Review CT scans at a multidisciplinary meeting. In patients under 50, if a unilateral adenoma is clearly visible with a normal contralateral gland, then unilateral disease is highly likely. Surgical referral can be considered with no further investigations. If imaging is not definitive, proceed to adrenal venous sampling in all patients.

In patients over 50, adrenal venous sampling should be considered in all patients and the results of the CT interpreted with caution since incidental adrenal adenomas are a common finding on imaging this group. Without definite evidence that aldosterone hypersecretion is unilateral, a patient could undergo surgery to remove a benign incidental adenoma, but still have aldosterone excess from the apparently normal looking contralateral hyperplastic gland.   


Consider selective venous sampling in all other patients

Selective venous sampling of both adrenal veins is mandatory in patients over 50 and those with ambiguous imaging results. Cannulation of the right adrenal vein can be technically difficult. Interpretation may be improved in such cases by administering synacthen at the time of cannulation. 

Unilateral disease is typified by an aldosterone:cortisol ratio in the affected gland >4:1. The ratio should also be greater than that in the contralateral adrenal gland, and greater than that in the inferior vena cava. All other results should be considered ambiguous and consistent with bilateral disease. These patients should not be considered for surgery.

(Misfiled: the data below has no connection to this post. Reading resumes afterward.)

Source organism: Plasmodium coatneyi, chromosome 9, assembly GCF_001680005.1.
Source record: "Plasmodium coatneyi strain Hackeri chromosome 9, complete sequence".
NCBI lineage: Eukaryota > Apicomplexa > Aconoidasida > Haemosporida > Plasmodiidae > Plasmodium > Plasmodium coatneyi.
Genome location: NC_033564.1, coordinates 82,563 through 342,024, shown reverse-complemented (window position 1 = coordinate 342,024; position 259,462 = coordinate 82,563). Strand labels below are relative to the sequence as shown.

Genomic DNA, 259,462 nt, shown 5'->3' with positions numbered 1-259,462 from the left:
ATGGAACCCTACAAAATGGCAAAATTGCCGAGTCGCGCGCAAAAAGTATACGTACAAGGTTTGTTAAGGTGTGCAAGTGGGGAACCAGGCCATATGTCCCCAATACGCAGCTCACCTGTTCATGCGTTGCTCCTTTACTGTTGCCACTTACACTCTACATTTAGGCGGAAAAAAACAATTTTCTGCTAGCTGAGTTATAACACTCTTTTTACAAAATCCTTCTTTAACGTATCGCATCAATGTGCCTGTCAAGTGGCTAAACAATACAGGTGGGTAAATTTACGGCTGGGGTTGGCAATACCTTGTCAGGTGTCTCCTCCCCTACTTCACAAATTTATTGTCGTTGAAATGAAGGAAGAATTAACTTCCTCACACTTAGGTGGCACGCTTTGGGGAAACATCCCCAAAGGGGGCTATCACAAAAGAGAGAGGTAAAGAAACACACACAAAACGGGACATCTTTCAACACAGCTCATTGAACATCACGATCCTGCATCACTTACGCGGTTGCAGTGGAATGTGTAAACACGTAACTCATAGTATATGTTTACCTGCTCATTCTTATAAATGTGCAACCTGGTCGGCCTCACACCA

Refer for adrenalectomy for unilateral disease

This is expected to be curative, or at least dramatically improve the control of hypertension and hypokalaemia leading to withdrawal of multiple medications. A successful trial of spironolactone also helps predict a good response to surgery in patients with unilateral disease.

Unilateral adrenalectomy is usually performed by a laparascopic approach. Prophylactic vaccination may be given in patients requiring left sided surgery in case splenectomy is necessary.


Bilateral disease confirmed on sampling: start spironolactone

If the patient is unfit for, or declines surgery, consider starting spironolactone. Imaging and selective venous sampling are unnecessary in these patients. Typical starting dose is 50mg which will often result in a dramatic improvement in BP control and allow downtitration or cessation of other medications. If BP remains elevated, increase spironolactone to maximum tolerated dose: typically 150-200mg daily. Good BP and serum potassium control will often be achieved with this as a single agent, though careful BP and serum potassium monitoring is mandatory.

Male patients should be warned that they may experience troublesome mastalgia, gynaecomastia or erectile dysfunction. In this case, the dose of spironolactone should be reduced to that tolerated. A combination of low dose spironolactone with a potassium sparing diuretic for example amiloride will often control both the BP and hypokalaemia. Standard anihypertensives can also be added if the BP remains resistant. The newer aldosterone antagonist eplerenone can also be used in patients with troublesome side effects on spironolactone, though seems less effective in clinical practise. 

Once good control of BP and serum potassium are achieved, consider discharging patient to care of the GP for long term follow up.